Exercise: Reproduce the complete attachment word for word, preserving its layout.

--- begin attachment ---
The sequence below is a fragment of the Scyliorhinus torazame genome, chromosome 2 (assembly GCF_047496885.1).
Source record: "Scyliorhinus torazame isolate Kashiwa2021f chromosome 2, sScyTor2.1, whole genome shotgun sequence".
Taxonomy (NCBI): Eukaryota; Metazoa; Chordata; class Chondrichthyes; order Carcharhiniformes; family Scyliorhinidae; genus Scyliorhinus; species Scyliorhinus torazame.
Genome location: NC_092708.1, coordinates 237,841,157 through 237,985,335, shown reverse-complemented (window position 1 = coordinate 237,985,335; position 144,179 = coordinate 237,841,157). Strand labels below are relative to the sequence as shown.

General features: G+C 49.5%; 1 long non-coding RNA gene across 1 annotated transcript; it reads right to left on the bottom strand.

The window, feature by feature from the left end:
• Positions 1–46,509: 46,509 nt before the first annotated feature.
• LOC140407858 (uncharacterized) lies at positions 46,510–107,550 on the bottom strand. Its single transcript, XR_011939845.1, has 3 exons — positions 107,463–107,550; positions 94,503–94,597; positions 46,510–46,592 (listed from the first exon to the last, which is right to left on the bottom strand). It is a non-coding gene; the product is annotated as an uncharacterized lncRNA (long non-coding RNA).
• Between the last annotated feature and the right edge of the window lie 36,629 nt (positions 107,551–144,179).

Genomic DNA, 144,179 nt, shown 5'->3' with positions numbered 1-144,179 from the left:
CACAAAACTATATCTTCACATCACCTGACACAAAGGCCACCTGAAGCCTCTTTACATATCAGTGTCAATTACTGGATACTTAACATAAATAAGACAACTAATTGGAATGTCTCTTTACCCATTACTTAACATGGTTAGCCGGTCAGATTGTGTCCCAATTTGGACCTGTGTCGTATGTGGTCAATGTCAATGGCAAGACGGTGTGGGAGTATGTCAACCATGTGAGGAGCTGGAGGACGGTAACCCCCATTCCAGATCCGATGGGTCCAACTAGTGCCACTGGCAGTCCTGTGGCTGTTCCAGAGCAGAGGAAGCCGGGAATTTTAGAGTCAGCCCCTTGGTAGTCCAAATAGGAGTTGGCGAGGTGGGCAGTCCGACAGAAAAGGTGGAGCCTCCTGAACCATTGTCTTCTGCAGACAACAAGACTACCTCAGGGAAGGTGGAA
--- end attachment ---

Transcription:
The sequence below is a fragment of the Scyliorhinus torazame genome, chromosome 2 (assembly GCF_047496885.1).
Source record: "Scyliorhinus torazame isolate Kashiwa2021f chromosome 2, sScyTor2.1, whole genome shotgun sequence".
Taxonomy (NCBI): Eukaryota; Metazoa; Chordata; class Chondrichthyes; order Carcharhiniformes; family Scyliorhinidae; genus Scyliorhinus; species Scyliorhinus torazame.
Genome location: NC_092708.1, coordinates 237,841,157 through 237,985,335, shown reverse-complemented (window position 1 = coordinate 237,985,335; position 144,179 = coordinate 237,841,157). Strand labels below are relative to the sequence as shown.

General features: G+C 49.5%; 1 long non-coding RNA gene across 1 annotated transcript; it reads right to left on the bottom strand.

The window, feature by feature from the left end:
• Positions 1–46,509: 46,509 nt before the first annotated feature.
• LOC140407858 (uncharacterized) lies at positions 46,510–107,550 on the bottom strand. Its single transcript, XR_011939845.1, has 3 exons — positions 107,463–107,550; positions 94,503–94,597; positions 46,510–46,592 (listed from the first exon to the last, which is right to left on the bottom strand). It is a non-coding gene; the product is annotated as an uncharacterized lncRNA (long non-coding RNA).
• Between the last annotated feature and the right edge of the window lie 36,629 nt (positions 107,551–144,179).

Genomic DNA, 144,179 nt, shown 5'->3' with positions numbered 1-144,179 from the left:
CACAAAACTATATCTTCACATCACCTGACACAAAGGCCACCTGAAGCCTCTTTACATATCAGTGTCAATTACTGGATACTTAACATAAATAAGACAACTAATTGGAATGTCTCTTTACCCATTACTTAACATGGTTAGCCGGTCAGATTGTGTCCCAATTTGGACCTGTGTCGTATGTGGTCAATGTCAATGGCAAGACGGTGTGGGAGTATGTCAACCATGTGAGGAGCTGGAGGACGGTAACCCCCATTCCAGATCCGATGGGTCCAACTAGTGCCACTGGCAGTCCTGTGGCTGTTCCAGAGCAGAGGAAGCCGGGAATTTTAGAGTCAGCCCCTTGGTAGTCCAAATAGGAGTTGGCGAGGTGGGCAGTCCGACAGAAAAGGTGGAGCCTCCTGAACCATTGTCTTCTGCAGACAACAAGACTACCTCAGGGAAGGTGGAA